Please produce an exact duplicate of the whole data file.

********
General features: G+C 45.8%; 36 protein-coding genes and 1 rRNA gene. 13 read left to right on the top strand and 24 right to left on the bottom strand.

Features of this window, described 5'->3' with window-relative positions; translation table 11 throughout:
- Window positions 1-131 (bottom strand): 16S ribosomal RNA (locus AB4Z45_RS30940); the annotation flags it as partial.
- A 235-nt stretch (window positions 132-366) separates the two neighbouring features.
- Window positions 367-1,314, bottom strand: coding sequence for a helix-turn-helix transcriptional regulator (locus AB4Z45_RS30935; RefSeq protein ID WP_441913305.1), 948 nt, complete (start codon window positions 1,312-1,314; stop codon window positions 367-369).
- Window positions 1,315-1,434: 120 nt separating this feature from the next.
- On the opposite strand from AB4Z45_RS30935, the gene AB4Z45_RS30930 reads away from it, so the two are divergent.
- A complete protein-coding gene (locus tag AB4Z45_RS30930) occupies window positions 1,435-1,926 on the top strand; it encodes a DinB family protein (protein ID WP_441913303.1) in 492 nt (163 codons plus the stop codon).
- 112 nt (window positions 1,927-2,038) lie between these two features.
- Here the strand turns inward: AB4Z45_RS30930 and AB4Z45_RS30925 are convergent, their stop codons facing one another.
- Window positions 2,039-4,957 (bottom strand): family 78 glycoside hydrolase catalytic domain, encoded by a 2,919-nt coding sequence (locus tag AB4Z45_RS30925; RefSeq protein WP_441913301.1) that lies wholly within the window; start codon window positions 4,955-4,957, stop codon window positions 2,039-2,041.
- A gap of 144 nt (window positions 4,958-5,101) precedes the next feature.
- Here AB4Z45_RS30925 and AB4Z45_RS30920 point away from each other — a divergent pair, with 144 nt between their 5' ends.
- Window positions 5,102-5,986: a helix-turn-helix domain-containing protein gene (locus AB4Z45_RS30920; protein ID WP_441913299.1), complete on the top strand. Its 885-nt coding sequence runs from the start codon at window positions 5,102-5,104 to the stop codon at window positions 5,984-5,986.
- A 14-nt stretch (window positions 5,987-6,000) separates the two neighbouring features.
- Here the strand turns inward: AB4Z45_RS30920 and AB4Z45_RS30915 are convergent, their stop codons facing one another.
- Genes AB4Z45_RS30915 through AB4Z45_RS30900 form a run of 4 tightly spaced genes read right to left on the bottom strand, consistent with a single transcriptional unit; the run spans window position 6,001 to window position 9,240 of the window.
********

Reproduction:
General features: G+C 45.8%; 36 protein-coding genes and 1 rRNA gene. 13 read left to right on the top strand and 24 right to left on the bottom strand.

Features of this window, described 5'->3' with window-relative positions; translation table 11 throughout:
- Window positions 1-131 (bottom strand): 16S ribosomal RNA (locus AB4Z45_RS30940); the annotation flags it as partial.
- A 235-nt stretch (window positions 132-366) separates the two neighbouring features.
- Window positions 367-1,314, bottom strand: coding sequence for a helix-turn-helix transcriptional regulator (locus AB4Z45_RS30935; RefSeq protein ID WP_441913305.1), 948 nt, complete (start codon window positions 1,312-1,314; stop codon window positions 367-369).
- Window positions 1,315-1,434: 120 nt separating this feature from the next.
- On the opposite strand from AB4Z45_RS30935, the gene AB4Z45_RS30930 reads away from it, so the two are divergent.
- A complete protein-coding gene (locus tag AB4Z45_RS30930) occupies window positions 1,435-1,926 on the top strand; it encodes a DinB family protein (protein ID WP_441913303.1) in 492 nt (163 codons plus the stop codon).
- 112 nt (window positions 1,927-2,038) lie between these two features.
- Here the strand turns inward: AB4Z45_RS30930 and AB4Z45_RS30925 are convergent, their stop codons facing one another.
- Window positions 2,039-4,957 (bottom strand): family 78 glycoside hydrolase catalytic domain, encoded by a 2,919-nt coding sequence (locus tag AB4Z45_RS30925; RefSeq protein WP_441913301.1) that lies wholly within the window; start codon window positions 4,955-4,957, stop codon window positions 2,039-2,041.
- A gap of 144 nt (window positions 4,958-5,101) precedes the next feature.
- Here AB4Z45_RS30925 and AB4Z45_RS30920 point away from each other — a divergent pair, with 144 nt between their 5' ends.
- Window positions 5,102-5,986: a helix-turn-helix domain-containing protein gene (locus AB4Z45_RS30920; protein ID WP_441913299.1), complete on the top strand. Its 885-nt coding sequence runs from the start codon at window positions 5,102-5,104 to the stop codon at window positions 5,984-5,986.
- A 14-nt stretch (window positions 5,987-6,000) separates the two neighbouring features.
- Here the strand turns inward: AB4Z45_RS30920 and AB4Z45_RS30915 are convergent, their stop codons facing one another.
- Genes AB4Z45_RS30915 through AB4Z45_RS30900 form a run of 4 tightly spaced genes read right to left on the bottom strand, consistent with a single transcriptional unit; the run spans window position 6,001 to window position 9,240 of the window.